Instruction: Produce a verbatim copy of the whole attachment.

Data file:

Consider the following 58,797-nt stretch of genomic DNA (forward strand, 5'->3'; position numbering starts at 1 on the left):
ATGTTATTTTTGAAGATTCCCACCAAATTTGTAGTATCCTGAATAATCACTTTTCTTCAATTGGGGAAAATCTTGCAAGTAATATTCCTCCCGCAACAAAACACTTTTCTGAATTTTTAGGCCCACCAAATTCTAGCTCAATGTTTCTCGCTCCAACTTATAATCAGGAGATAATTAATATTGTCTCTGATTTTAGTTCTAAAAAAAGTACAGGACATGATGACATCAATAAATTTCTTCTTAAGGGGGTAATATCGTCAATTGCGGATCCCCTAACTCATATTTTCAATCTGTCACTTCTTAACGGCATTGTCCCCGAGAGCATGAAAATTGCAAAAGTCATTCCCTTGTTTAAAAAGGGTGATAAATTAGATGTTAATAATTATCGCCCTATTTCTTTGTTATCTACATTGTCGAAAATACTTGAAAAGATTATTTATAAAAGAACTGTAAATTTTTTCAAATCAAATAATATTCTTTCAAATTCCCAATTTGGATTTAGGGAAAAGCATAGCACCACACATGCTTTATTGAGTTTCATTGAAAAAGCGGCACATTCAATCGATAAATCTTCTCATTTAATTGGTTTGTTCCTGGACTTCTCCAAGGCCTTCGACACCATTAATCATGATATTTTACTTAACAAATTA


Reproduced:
Consider the following 58,797-nt stretch of genomic DNA (forward strand, 5'->3'; position numbering starts at 1 on the left):
ATGTTATTTTTGAAGATTCCCACCAAATTTGTAGTATCCTGAATAATCACTTTTCTTCAATTGGGGAAAATCTTGCAAGTAATATTCCTCCCGCAACAAAACACTTTTCTGAATTTTTAGGCCCACCAAATTCTAGCTCAATGTTTCTCGCTCCAACTTATAATCAGGAGATAATTAATATTGTCTCTGATTTTAGTTCTAAAAAAAGTACAGGACATGATGACATCAATAAATTTCTTCTTAAGGGGGTAATATCGTCAATTGCGGATCCCCTAACTCATATTTTCAATCTGTCACTTCTTAACGGCATTGTCCCCGAGAGCATGAAAATTGCAAAAGTCATTCCCTTGTTTAAAAAGGGTGATAAATTAGATGTTAATAATTATCGCCCTATTTCTTTGTTATCTACATTGTCGAAAATACTTGAAAAGATTATTTATAAAAGAACTGTAAATTTTTTCAAATCAAATAATATTCTTTCAAATTCCCAATTTGGATTTAGGGAAAAGCATAGCACCACACATGCTTTATTGAGTTTCATTGAAAAAGCGGCACATTCAATCGATAAATCTTCTCATTTAATTGGTTTGTTCCTGGACTTCTCCAAGGCCTTCGACACCATTAATCATGATATTTTACTTAACAAATTA